Differential Scanning Calorimetry (DSC) is a calorimetric analysis technique for very accurate measurements of heat flows from and to materials within a wide range of temperatures (e.g., -80 °C to +500 °C). This makes it possible to determine the phase behaviour and the (in)stability of materials as a function of temperature (melting point or range, crystallization point, vitreous transition, specific heat, melting and crystallization heat, etc.).
DSC is complementary to other techniques for rheological or mechanical characterization available at BRRC.
The TRIMM project (acronym of Tomorrow’s Road Infrastructure Monitoring & Management) was completed late in 2014. It was funded under the European Union’s Seventh Framework Programme for research (FP7, 2007-2013). Its objective was to strengthen the role of condition monitoring in road management and to highlight its beneficial effects. The condition of a road network is, in fact, decisive for its level of service to road users. Maintenance is required to preserve or improve the condition of bridges and roads.
Various types of asphalt mixture are used on our road network. Their compositions have to comply with performance criteria set in the tender specifications of the various road-managing authorities. Performance tests are used to check this compliance. One of these tests is the two-point bending test (picture: new device at BRRC) on trapezoidal specimens, to determine the rigidity modulus and investigate resistance to fatigue.
On January 28 and 29 2015, the Belgian Road Research Centre hosted a workshop on the Curviameter. The objective of the workshop was to bring together specialists and users of Curviameter measurement data: current and former end-users of Curviameter data, road managers and road engineers, scientists who published articles about the interpretation of Curviameter data, and persons interested in the measurement device and in the data it provides.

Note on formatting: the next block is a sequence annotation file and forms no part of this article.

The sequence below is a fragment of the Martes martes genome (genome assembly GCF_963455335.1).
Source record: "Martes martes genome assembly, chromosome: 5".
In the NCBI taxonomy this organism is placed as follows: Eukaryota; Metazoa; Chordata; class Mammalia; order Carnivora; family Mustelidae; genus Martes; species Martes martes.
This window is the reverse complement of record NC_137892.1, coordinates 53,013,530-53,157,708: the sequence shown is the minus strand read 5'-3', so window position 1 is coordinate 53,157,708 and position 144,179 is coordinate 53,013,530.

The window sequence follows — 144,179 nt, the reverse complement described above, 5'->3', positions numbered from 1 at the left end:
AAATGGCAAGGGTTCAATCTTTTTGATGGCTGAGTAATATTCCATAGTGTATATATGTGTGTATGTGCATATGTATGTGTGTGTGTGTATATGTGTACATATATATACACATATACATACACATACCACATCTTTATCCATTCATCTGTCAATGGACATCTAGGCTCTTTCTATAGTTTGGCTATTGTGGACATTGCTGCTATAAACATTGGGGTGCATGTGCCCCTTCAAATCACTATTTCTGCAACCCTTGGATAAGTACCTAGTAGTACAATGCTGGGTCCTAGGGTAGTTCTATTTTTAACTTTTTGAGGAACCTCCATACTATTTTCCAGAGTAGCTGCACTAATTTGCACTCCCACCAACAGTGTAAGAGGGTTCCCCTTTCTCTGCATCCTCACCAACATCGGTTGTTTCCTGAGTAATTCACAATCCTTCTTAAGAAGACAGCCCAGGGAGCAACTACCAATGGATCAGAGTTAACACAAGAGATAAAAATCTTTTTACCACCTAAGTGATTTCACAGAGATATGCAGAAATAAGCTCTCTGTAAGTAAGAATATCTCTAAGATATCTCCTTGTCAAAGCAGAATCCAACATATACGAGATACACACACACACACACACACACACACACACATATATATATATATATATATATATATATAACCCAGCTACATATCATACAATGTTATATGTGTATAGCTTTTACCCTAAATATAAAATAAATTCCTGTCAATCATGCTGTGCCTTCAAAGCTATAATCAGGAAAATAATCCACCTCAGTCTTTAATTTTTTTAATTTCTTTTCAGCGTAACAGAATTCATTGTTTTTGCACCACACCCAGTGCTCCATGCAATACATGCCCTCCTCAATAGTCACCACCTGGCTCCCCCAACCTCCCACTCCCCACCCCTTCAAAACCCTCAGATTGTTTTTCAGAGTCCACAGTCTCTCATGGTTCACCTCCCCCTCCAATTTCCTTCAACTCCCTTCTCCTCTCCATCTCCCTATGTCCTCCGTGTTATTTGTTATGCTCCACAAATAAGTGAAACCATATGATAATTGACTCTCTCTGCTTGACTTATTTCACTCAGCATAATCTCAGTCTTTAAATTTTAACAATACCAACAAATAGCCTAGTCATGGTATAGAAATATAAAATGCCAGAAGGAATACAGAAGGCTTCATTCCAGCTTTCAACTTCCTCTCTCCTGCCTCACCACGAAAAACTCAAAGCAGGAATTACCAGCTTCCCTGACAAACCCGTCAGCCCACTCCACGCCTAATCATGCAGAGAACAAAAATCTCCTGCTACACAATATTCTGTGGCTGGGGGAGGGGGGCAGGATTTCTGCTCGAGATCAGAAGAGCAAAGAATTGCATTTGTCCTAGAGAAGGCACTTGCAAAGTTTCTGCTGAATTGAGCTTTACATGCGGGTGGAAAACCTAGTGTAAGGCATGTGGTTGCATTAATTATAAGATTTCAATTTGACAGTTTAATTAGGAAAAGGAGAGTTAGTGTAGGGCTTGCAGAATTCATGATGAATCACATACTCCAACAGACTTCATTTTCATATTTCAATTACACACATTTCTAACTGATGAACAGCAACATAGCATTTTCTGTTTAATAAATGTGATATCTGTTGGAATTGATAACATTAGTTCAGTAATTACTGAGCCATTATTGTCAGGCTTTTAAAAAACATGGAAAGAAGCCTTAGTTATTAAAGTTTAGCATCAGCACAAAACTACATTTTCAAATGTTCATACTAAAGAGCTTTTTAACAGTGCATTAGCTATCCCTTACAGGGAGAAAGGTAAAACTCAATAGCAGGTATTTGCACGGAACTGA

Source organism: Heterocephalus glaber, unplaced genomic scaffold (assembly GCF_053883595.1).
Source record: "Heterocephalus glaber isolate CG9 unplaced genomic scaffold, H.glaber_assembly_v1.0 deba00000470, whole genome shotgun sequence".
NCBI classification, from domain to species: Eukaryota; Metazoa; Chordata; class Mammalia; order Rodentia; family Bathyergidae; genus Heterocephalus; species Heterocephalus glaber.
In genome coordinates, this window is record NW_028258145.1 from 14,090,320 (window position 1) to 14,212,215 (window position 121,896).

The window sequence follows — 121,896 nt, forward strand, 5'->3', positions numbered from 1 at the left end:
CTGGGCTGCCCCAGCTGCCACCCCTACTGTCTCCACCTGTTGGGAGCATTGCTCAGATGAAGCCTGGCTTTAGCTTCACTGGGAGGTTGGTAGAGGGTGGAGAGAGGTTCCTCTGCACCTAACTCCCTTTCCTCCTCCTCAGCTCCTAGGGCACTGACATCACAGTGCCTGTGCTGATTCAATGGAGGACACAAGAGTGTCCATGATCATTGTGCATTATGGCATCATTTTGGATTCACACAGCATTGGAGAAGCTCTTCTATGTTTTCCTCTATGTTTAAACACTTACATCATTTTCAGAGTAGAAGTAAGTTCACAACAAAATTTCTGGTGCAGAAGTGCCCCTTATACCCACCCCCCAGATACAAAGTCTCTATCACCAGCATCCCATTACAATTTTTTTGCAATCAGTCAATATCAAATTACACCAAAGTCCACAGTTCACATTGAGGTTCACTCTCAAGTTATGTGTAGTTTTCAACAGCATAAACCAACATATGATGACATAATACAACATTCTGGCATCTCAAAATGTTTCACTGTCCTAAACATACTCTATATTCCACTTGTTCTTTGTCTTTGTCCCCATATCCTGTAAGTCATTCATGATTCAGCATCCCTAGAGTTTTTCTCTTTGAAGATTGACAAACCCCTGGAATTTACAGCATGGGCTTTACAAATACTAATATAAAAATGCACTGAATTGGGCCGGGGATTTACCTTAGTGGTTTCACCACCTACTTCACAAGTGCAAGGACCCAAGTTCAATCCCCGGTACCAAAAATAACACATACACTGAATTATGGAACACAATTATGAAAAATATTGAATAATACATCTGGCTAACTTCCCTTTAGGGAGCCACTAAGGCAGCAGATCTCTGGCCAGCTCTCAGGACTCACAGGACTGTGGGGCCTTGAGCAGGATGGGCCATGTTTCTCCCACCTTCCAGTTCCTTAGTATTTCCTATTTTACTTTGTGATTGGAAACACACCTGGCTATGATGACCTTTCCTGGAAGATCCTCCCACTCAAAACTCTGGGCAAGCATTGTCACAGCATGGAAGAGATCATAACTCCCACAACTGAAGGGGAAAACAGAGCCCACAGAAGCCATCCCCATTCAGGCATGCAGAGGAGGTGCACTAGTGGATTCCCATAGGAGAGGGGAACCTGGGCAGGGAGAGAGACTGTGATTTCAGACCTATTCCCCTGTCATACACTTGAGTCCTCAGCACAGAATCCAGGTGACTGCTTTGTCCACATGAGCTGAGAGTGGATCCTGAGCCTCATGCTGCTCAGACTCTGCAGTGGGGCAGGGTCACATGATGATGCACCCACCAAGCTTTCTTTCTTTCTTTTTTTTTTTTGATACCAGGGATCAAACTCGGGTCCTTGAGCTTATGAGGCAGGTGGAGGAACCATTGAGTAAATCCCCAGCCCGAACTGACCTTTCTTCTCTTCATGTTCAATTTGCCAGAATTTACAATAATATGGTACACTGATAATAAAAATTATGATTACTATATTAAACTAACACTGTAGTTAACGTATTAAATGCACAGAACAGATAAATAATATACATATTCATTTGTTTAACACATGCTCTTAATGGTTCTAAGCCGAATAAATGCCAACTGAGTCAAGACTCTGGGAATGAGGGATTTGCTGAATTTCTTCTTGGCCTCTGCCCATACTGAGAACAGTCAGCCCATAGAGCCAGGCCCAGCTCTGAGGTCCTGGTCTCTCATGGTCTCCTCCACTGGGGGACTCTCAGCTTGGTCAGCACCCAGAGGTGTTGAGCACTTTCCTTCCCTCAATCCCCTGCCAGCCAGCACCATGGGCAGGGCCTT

Road network management is not limited to the more technical aspects of the contruction, maintenance and repair of a given number of roads. Other considerations involved in the management of a road network include the available annual budget, the share-out between road maintenance and (re)construction, the safety and comfort of road users, mobility, noise annoyance, environmental preservation, aesthetic aspects, sociological impact, etc.
Several actors are in charge of constructing and maintaining road infrastructure. They may be regions or municipalities, but also managers of specific facilities such airfield strips, port areas, industrial areas, etc. All of them, however, are faced with the same challenges raised by ageing infrastructures, ever increasing traffic loads, and budget restrictions.
The quality of road infrastructure is important to all actors, but is perceived in different ways:
Both at the European and the global level, exchange and work structures are developing that foster technical progress in earthworks and earthmoving projects. They promote:
- a coordination of practices (establishment of standards institute);
- greater participation in research at the European and global levels;
- the scheduling of conferences for exchanges between professionals.